Gov. Little declares February STEM Matters Month
BOISE, Idaho (KIFI) - In its eighth year, STEM Matters has morphed from a one-day celebration at the Idaho State Capitol to a weeklong virtual event during the height of the COVID-19 pandemic to a monthlong statewide celebration during February 2023.
Idaho STEM Action Center hosted a kickoff at Trailhead, a Boise co-working space for entrepreneurs and business professionals, Wednesday where Idaho Gov. Brad Little read his proclamation declaring February STEM Matters Month.
"In our ever-changing economy, Idaho STEM Action Center is uniquely situated to connect young Idahoans with the education and training our industry leaders want in a workforce," Gov. Little said. "From logging to computer science, mining to healthcare, or teaching to business, the skills that STEM education fosters will propel Idaho students into high-paying, meaningful careers."
Other state and business leaders were in attendance and discussed the importance of STEM education in today's technology- and knowledge-based economy.
"Here is why STEM really matters: INL conducts world-class research, but to continue making scientific breakthroughs, we need to prepare a STEM workforce for the future," Jennifer Jackson, STEM education and early workforce development program manager at INL and chair of the STEM Action Center board, said. "Our partners all over the state also need a STEM prepared workforce. Idaho's economy depends on it. STEM education is an essential early workforce development strategy for Idaho."
Deni Hoehne, director of talent development at WinCo Foods and chair of the Idaho Workforce Development Council, concurred, emphasizing STEM is everywhere.
"Every job is a STEM job," Hoehne said. "And the 37 members of the council constantly talk about that every time we're together -- what can we also be doing and thinking about STEM? For example, I am in the retail grocery industry. Do you know that the cart clerk operates a robot? The manager of a grocery store uses probably five different pieces of software just to get the products on the shelf right. The space planning department uses geometry constantly to figure out how many gelatin boxes can really fit if we also add some pudding there. It's all about geometry. If you want to teach your kids STEM, go to the grocery store. It's right there in front of them every day."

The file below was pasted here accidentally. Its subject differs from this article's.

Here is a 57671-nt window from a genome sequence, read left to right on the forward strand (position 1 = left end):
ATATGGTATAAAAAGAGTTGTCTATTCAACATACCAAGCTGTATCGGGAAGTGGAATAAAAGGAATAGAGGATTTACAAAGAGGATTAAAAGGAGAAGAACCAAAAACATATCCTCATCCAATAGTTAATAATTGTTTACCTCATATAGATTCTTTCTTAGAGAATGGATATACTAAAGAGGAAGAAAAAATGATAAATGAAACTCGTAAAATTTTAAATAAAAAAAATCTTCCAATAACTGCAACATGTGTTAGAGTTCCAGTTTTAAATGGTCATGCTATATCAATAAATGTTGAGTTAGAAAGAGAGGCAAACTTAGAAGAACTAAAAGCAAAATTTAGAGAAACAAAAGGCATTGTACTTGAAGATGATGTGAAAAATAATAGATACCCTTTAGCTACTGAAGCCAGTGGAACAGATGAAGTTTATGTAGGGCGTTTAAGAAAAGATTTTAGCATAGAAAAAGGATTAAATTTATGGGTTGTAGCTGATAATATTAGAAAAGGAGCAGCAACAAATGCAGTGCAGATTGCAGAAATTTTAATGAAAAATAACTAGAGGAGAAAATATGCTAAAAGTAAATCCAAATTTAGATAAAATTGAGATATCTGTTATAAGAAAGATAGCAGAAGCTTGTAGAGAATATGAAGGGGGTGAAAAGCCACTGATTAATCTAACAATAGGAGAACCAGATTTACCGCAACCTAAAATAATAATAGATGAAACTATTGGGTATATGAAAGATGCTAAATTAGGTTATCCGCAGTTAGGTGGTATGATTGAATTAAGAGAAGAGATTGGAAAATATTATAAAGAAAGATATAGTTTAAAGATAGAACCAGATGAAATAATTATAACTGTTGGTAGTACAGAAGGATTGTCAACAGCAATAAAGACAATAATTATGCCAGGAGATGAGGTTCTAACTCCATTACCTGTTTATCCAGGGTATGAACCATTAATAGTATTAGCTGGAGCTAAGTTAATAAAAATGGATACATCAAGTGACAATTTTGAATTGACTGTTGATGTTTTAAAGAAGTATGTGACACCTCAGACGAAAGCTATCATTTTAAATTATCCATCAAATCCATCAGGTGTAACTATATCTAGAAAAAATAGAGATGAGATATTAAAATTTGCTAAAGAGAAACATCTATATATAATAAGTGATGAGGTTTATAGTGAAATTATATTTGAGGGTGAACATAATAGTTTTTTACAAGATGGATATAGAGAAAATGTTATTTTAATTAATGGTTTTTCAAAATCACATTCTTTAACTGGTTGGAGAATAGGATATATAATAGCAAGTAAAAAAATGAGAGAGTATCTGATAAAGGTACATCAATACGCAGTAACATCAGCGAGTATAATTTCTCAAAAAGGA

Tiam Rastegar, Trailhead's CEO and executive director and co-chair of Boise Entrepreneur Week, Idaho's largest entrepreneur-focused event, said its partnership with Idaho STEM Action Center is crucial to the event's Youth Innovation Challenge. The competition tasks students with proposing solutions to real-world problem statements BEW has sourced from its community partners, including local business and community leaders.
"I really wanted to take this opportunity to bring to life what STEM really means to Trailhead: It's about planting seeds," Rastegar said. "These are our future entrepreneurs who will help us build businesses right here in Idaho."
STEM Action Center executive director Caty Solace said early STEM education is paramount.
"The 'action' that the STEM Action Center is all about is that long game," Solace said. "Looking at Idaho's youth and saying, 'Okay, how do we spark excitement about the world of work for them tomorrow?'"
As part of STEM Matters Month, Idaho STEM Action Center is hosting virtual discussions with leading employers and helping spotlight other events statewide that highlight careers in science, technology, engineering, and math. Visit stem.idaho.gov/stem-matters for more details about the events happening during STEM Matters Month.
According to Solace, STEM knowledge and skills are important to the future of Idaho.
"STEM learning helps students develop creative thinking, problem solving, innovation, and collaboration skills," she said. "These durable skills are in high demand by Idaho employers that want to solve problems in our communities and beyond."
Solace said STEM jobs in Idaho are projected to grow 15.4 percent by 2030, outpacing the national average of STEM job growth at 10 percent, and that 90 percent of jobs will require digital literacy within a decade.
"STEM jobs are incredibly interesting and include careers in healthcare, engineering, software development, finance, agriculture, and construction," she said. "In addition to being personally rewarding, they're financially rewarding, too, with STEM jobs paying nearly twice as much as non-STEM jobs."